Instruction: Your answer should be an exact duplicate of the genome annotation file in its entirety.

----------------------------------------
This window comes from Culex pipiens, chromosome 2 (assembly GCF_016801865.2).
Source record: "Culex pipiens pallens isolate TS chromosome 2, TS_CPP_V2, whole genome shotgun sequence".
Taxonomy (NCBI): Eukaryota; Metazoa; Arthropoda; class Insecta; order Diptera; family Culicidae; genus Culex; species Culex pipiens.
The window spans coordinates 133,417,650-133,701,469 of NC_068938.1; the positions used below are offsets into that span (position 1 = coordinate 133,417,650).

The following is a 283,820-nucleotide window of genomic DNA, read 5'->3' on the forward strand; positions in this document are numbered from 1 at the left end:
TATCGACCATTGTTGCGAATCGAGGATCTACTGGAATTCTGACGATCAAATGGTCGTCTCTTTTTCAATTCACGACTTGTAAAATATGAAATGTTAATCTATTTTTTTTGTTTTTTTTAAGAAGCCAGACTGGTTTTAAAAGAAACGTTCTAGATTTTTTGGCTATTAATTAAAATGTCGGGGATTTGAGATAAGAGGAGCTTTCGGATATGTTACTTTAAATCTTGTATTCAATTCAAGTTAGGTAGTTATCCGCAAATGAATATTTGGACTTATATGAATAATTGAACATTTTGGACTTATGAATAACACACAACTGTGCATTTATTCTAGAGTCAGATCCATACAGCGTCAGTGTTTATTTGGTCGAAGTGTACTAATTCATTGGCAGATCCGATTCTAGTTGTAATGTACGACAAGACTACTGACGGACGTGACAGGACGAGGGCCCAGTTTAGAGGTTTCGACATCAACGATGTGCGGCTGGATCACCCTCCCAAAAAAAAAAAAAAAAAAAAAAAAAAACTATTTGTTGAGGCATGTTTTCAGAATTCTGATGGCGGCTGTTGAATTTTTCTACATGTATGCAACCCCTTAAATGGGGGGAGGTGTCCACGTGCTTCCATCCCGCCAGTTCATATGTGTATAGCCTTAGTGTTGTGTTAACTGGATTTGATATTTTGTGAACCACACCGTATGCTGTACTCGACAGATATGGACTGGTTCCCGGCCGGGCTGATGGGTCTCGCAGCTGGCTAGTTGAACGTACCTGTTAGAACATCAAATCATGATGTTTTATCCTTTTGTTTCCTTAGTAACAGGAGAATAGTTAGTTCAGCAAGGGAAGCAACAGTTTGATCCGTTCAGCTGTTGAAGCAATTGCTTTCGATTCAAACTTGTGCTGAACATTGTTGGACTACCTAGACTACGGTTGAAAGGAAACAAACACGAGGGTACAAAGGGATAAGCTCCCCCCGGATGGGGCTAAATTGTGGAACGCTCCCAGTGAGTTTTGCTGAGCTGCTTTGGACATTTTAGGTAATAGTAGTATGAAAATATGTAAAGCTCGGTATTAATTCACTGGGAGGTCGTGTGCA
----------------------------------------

This window comes from Culex pipiens, chromosome 2 (assembly GCF_016801865.2).
Source record: "Culex pipiens pallens isolate TS chromosome 2, TS_CPP_V2, whole genome shotgun sequence".
Taxonomy (NCBI): Eukaryota; Metazoa; Arthropoda; class Insecta; order Diptera; family Culicidae; genus Culex; species Culex pipiens.
The window spans coordinates 133,417,650-133,701,469 of NC_068938.1; the positions used below are offsets into that span (position 1 = coordinate 133,417,650).

The following is a 283,820-nucleotide window of genomic DNA, read 5'->3' on the forward strand; positions in this document are numbered from 1 at the left end:
TATCGACCATTGTTGCGAATCGAGGATCTACTGGAATTCTGACGATCAAATGGTCGTCTCTTTTTCAATTCACGACTTGTAAAATATGAAATGTTAATCTATTTTTTTTGTTTTTTTTAAGAAGCCAGACTGGTTTTAAAAGAAACGTTCTAGATTTTTTGGCTATTAATTAAAATGTCGGGGATTTGAGATAAGAGGAGCTTTCGGATATGTTACTTTAAATCTTGTATTCAATTCAAGTTAGGTAGTTATCCGCAAATGAATATTTGGACTTATATGAATAATTGAACATTTTGGACTTATGAATAACACACAACTGTGCATTTATTCTAGAGTCAGATCCATACAGCGTCAGTGTTTATTTGGTCGAAGTGTACTAATTCATTGGCAGATCCGATTCTAGTTGTAATGTACGACAAGACTACTGACGGACGTGACAGGACGAGGGCCCAGTTTAGAGGTTTCGACATCAACGATGTGCGGCTGGATCACCCTCCCAAAAAAAAAAAAAAAAAAAAAAAAAAACTATTTGTTGAGGCATGTTTTCAGAATTCTGATGGCGGCTGTTGAATTTTTCTACATGTATGCAACCCCTTAAATGGGGGGAGGTGTCCACGTGCTTCCATCCCGCCAGTTCATATGTGTATAGCCTTAGTGTTGTGTTAACTGGATTTGATATTTTGTGAACCACACCGTATGCTGTACTCGACAGATATGGACTGGTTCCCGGCCGGGCTGATGGGTCTCGCAGCTGGCTAGTTGAACGTACCTGTTAGAACATCAAATCATGATGTTTTATCCTTTTGTTTCCTTAGTAACAGGAGAATAGTTAGTTCAGCAAGGGAAGCAACAGTTTGATCCGTTCAGCTGTTGAAGCAATTGCTTTCGATTCAAACTTGTGCTGAACATTGTTGGACTACCTAGACTACGGTTGAAAGGAAACAAACACGAGGGTACAAAGGGATAAGCTCCCCCCGGATGGGGCTAAATTGTGGAACGCTCCCAGTGAGTTTTGCTGAGCTGCTTTGGACATTTTAGGTAATAGTAGTATGAAAATATGTAAAGCTCGGTATTAATTCACTGGGAGGTCGTGTGCA